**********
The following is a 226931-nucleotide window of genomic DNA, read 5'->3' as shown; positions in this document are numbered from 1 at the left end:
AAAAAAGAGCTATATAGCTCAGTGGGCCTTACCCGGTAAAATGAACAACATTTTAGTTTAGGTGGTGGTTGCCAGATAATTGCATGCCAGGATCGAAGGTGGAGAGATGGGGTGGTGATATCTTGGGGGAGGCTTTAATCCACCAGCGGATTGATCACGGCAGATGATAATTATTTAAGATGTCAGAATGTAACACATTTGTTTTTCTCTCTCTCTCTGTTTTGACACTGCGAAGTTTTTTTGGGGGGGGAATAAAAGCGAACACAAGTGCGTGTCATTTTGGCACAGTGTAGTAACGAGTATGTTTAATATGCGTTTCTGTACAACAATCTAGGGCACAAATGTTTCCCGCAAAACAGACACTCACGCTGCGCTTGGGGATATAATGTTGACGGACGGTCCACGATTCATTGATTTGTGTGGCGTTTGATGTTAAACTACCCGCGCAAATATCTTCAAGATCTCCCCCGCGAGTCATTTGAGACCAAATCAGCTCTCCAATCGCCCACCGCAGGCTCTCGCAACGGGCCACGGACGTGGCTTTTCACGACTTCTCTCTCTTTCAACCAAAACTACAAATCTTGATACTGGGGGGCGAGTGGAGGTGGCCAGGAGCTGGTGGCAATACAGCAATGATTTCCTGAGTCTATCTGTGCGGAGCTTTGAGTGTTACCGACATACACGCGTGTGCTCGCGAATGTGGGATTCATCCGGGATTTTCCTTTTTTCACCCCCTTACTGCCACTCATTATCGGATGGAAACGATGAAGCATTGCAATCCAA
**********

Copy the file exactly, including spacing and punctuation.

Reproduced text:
The following is a 226931-nucleotide window of genomic DNA, read 5'->3' as shown; positions in this document are numbered from 1 at the left end:
AAAAAAGAGCTATATAGCTCAGTGGGCCTTACCCGGTAAAATGAACAACATTTTAGTTTAGGTGGTGGTTGCCAGATAATTGCATGCCAGGATCGAAGGTGGAGAGATGGGGTGGTGATATCTTGGGGGAGGCTTTAATCCACCAGCGGATTGATCACGGCAGATGATAATTATTTAAGATGTCAGAATGTAACACATTTGTTTTTCTCTCTCTCTCTGTTTTGACACTGCGAAGTTTTTTTGGGGGGGGAATAAAAGCGAACACAAGTGCGTGTCATTTTGGCACAGTGTAGTAACGAGTATGTTTAATATGCGTTTCTGTACAACAATCTAGGGCACAAATGTTTCCCGCAAAACAGACACTCACGCTGCGCTTGGGGATATAATGTTGACGGACGGTCCACGATTCATTGATTTGTGTGGCGTTTGATGTTAAACTACCCGCGCAAATATCTTCAAGATCTCCCCCGCGAGTCATTTGAGACCAAATCAGCTCTCCAATCGCCCACCGCAGGCTCTCGCAACGGGCCACGGACGTGGCTTTTCACGACTTCTCTCTCTTTCAACCAAAACTACAAATCTTGATACTGGGGGGCGAGTGGAGGTGGCCAGGAGCTGGTGGCAATACAGCAATGATTTCCTGAGTCTATCTGTGCGGAGCTTTGAGTGTTACCGACATACACGCGTGTGCTCGCGAATGTGGGATTCATCCGGGATTTTCCTTTTTTCACCCCCTTACTGCCACTCATTATCGGATGGAAACGATGAAGCATTGCAATCCAA